Architect Oscar Niemeyer who shaped the look of contemporary Brazil, died late on Wednesday. His designs left their mark on cities worldwide.
Niemeyer, 104, had been in hospital in hospital in Rio de Janeiro since early November. The hospital said his death was the result of a lung infection that developed this week.
His body will lie in state at the presidential palace, one of the landmark buildings he designed for the modernist capital city of Brasilia.
President Dilma Rousseff said Niemeyer was "a revolutionary, the mentor of a new architecture, beautiful, logical, and, as he himself defined it, inventive."
Niemeyer's career spanned nine decades starting in the 1930s.
His distinctive glass and white-concrete buildings include such landmarks as the UN Secretariat in New York, the Communist Party headquarters in Paris and the Catholic cathedral in Brasilia.
He won the 1988 Pritzker Architecture Prize, considered the "Nobel Prize of Architecture" for the Brasilia cathedral.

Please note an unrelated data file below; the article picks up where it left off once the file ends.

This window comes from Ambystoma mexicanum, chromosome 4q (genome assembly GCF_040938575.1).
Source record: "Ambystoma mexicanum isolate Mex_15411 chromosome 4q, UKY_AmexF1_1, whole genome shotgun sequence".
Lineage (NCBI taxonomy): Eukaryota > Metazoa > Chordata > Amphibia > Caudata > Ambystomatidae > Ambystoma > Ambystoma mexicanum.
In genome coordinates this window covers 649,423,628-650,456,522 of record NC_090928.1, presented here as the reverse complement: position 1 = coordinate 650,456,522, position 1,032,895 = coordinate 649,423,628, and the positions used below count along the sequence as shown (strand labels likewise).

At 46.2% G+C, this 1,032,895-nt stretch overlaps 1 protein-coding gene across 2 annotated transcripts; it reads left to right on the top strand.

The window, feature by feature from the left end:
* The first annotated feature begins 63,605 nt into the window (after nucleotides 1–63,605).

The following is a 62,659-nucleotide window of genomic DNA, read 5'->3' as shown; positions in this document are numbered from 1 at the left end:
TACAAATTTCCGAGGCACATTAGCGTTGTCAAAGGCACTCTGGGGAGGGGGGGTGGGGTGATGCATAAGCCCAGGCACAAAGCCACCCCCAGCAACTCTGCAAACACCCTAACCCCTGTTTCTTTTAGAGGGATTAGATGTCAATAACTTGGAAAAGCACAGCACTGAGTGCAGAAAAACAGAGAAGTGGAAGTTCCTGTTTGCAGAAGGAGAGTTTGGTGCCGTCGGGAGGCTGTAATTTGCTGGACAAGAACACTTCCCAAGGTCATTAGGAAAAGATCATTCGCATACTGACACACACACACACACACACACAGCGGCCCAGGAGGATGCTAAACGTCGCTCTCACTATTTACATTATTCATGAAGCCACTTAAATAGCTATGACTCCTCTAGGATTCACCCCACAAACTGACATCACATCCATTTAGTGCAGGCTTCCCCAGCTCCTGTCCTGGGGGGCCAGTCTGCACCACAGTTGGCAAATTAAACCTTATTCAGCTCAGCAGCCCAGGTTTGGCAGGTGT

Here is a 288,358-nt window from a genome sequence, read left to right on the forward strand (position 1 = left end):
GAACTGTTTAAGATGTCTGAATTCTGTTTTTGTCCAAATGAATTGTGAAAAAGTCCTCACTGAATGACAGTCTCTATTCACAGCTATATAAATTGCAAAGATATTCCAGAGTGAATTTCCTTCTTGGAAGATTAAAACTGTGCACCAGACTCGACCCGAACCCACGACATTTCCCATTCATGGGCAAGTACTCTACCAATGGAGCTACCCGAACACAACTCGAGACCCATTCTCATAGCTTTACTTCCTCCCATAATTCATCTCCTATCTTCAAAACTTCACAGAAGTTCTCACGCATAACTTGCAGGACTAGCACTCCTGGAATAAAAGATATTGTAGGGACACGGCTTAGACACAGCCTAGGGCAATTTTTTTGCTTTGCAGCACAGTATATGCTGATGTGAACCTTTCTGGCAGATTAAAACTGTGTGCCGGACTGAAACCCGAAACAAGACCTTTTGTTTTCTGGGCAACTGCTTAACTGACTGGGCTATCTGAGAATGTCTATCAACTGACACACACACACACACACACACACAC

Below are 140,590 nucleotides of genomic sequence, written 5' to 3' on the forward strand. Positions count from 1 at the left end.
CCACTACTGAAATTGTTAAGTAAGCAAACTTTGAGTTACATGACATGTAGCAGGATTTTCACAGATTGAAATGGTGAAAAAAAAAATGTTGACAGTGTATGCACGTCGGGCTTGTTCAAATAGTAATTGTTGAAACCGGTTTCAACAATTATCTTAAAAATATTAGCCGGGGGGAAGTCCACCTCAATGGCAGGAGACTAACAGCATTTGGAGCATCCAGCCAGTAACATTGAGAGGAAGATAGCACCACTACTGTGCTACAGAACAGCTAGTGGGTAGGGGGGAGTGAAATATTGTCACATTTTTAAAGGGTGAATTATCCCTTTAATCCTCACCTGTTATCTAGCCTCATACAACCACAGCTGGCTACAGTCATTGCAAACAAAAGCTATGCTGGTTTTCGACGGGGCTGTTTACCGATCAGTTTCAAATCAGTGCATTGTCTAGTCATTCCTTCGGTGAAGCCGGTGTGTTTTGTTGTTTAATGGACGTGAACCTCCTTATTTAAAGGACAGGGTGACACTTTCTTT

Its "Crown of Thorns" cupola fills the church with light and a sense of soaring grandeur even though most of the building is underground.
Niemeyer designed nearly every important government building in Brasilia, a city that helped define "space-age" style.
Built from scratch in a wild and nearly uninhabited part of Brazil's remote central plateau in just four years, it opened in 1960.
After flying over the city in 1961, Russian cosmonaut Yuri Gagarin, the first man in space, said "the impression was like arriving on another planet."
One of Niemeyer's first significant early works was a church built in homage to St. Francis in Belo Horizonte, Brazil.
That work won the confidence of Mayor Juscelino Kubitschek. When he became president, he tapped Niemeyer to help open Brazil's interior by moving the capital from coastal Rio to the empty plains of central Brazil.